There is a growing recognition that mild traumatic brain injury (mTBI) or concussion is a major health issue, with over 2 million cases each year in the United States. Moreover, there is increasing concern that there may be a period of vulnerability after one mTBI, during which time a second mTBI may induce greatly exaggerated pathophysiological effects. We have used a multidisciplinary approach to generate experimental in vitro and in vivo models that replicate the mechanical loading conditions of mTBI in humans. With these models, we have recently identified that diffuse axonal injury (DAI) is a key pathology of single mTBI. In addition, we have shown that microtubule damage as well as dysregulation of sodium channels on axons following traumatic injury are watershed events contributing to axonal vulnerability, dysfunction and degeneration. Moreover, we have generated promising preliminary data indicating the utility of novel neuroimaging and serum biomarkers for the detection of brain damage in mTBI. Here, we propose to use these models to 1) investigate novel diagnostic techniques to evaluate axonal pathology in single and repetitive mTBI, and 2) explore the mechanistic roles of axonal cytoskeletal changes that may induce enhanced vulnerability that accounts for exacerbated damage with a repeat mTBI. Innovation: Success of the proposed studies could lead to 1) new diagnostic criteria to identify mTBI pathologies, 2) identify new pathologies and mechanisms of single and repetitive mTBI, and 3) reveal new therapeutic targets.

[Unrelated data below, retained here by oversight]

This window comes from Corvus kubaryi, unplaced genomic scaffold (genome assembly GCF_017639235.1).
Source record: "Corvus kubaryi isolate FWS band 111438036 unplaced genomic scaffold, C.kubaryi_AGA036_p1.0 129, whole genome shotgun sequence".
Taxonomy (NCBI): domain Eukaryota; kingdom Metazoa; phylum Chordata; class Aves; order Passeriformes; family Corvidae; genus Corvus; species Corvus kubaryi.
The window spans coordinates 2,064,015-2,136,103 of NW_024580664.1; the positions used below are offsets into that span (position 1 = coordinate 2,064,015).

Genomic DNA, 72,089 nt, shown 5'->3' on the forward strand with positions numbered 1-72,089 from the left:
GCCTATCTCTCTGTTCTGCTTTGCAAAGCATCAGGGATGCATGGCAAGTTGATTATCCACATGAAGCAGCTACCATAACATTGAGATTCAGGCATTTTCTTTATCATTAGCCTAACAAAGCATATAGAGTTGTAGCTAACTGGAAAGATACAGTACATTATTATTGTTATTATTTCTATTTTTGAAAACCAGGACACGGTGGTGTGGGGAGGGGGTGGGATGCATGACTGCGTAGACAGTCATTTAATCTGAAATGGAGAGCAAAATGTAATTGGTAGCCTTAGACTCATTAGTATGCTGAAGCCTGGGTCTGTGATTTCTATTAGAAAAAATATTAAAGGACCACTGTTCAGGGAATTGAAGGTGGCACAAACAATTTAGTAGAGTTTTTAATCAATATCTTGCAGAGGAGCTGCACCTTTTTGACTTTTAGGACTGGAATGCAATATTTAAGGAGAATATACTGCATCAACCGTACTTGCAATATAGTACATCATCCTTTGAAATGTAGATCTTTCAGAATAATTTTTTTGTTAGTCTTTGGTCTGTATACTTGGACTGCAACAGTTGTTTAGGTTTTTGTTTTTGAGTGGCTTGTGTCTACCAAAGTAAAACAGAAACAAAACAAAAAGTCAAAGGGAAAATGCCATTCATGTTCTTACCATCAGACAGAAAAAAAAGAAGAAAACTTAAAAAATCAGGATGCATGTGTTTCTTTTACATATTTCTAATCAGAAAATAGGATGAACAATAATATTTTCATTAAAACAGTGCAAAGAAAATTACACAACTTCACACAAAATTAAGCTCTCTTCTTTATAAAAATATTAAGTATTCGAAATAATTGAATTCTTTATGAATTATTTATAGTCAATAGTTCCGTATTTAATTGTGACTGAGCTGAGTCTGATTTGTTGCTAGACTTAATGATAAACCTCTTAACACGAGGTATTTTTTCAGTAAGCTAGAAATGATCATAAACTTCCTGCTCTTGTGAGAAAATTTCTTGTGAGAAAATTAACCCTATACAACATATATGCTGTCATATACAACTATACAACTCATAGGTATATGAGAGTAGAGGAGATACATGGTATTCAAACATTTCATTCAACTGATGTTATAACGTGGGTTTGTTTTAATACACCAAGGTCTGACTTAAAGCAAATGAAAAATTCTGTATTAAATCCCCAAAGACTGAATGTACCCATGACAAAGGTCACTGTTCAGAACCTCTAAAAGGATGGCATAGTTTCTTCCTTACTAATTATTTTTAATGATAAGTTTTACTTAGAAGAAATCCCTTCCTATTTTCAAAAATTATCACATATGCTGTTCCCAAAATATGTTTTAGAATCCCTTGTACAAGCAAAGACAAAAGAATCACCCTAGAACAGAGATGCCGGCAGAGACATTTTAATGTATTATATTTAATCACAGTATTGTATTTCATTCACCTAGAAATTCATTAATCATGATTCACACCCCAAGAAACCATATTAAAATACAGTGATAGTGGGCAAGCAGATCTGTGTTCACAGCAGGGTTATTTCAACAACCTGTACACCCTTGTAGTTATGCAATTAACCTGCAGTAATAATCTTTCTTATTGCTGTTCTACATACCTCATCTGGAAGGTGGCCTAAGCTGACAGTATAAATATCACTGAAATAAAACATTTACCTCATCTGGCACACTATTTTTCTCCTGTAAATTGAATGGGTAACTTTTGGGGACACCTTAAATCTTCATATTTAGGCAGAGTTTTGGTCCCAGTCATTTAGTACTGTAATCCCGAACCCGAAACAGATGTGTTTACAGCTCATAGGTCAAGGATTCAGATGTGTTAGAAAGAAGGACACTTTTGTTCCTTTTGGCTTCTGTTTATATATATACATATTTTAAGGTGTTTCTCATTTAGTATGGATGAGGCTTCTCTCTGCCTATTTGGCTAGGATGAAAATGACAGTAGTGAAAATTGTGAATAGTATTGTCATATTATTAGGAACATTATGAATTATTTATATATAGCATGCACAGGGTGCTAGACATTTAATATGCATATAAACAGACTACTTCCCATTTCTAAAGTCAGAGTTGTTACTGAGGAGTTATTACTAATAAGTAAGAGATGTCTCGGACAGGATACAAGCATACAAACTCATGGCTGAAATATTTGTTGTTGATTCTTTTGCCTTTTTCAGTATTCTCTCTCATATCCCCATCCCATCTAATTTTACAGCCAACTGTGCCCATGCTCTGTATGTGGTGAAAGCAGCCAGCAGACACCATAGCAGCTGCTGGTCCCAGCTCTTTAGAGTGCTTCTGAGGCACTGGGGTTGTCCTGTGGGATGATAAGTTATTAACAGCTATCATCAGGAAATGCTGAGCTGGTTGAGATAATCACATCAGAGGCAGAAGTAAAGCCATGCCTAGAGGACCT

Public Health Relevance

Mild traumatic brain injury (mTBI), or 'concussion,' is now recognized as a major health issue. We propose to use our newly established in vitro and in vivo models to investigate new diagnostic techniques for mTBI and explore the role of diffuse axonal injury in single and repetitive mTBI. Success of the proposed studies could improve mTBI diagnosis, identify new mechanisms and reveal new therapeutic targets for mTBI.

National Institute of Health (NIH)
National Institute of Neurological Disorders and Stroke (NINDS)
Research Project (R01)
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Special Emphasis Panel (ZRG1)
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Bellgowan, Patrick S F
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University of Pennsylvania
Schools of Medicine
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